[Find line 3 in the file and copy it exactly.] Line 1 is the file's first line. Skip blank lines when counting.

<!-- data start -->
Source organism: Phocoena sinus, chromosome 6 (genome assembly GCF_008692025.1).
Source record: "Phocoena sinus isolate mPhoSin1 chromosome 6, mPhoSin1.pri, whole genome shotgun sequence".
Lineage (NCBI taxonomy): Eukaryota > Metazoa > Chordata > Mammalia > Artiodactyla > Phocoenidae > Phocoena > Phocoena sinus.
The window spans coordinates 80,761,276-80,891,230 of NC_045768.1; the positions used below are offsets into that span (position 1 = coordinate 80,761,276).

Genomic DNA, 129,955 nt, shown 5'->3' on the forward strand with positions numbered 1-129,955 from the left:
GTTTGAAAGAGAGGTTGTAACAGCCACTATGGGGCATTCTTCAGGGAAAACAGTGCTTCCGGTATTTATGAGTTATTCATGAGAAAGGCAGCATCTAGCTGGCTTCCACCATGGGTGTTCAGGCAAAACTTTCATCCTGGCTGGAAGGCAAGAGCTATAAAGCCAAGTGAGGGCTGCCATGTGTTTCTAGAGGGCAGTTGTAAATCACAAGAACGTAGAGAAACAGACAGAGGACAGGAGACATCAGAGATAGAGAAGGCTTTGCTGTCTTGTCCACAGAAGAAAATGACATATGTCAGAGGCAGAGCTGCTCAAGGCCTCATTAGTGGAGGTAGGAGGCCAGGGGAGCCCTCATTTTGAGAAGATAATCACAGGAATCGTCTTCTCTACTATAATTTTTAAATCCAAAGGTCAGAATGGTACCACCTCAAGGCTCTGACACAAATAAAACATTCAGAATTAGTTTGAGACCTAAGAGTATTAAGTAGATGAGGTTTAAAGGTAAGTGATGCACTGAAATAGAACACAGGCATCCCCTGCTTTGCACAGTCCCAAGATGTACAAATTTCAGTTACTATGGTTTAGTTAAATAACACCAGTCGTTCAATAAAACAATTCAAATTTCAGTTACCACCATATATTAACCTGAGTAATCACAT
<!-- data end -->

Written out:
Lineage (NCBI taxonomy): Eukaryota > Metazoa > Chordata > Mammalia > Artiodactyla > Phocoenidae > Phocoena > Phocoena sinus.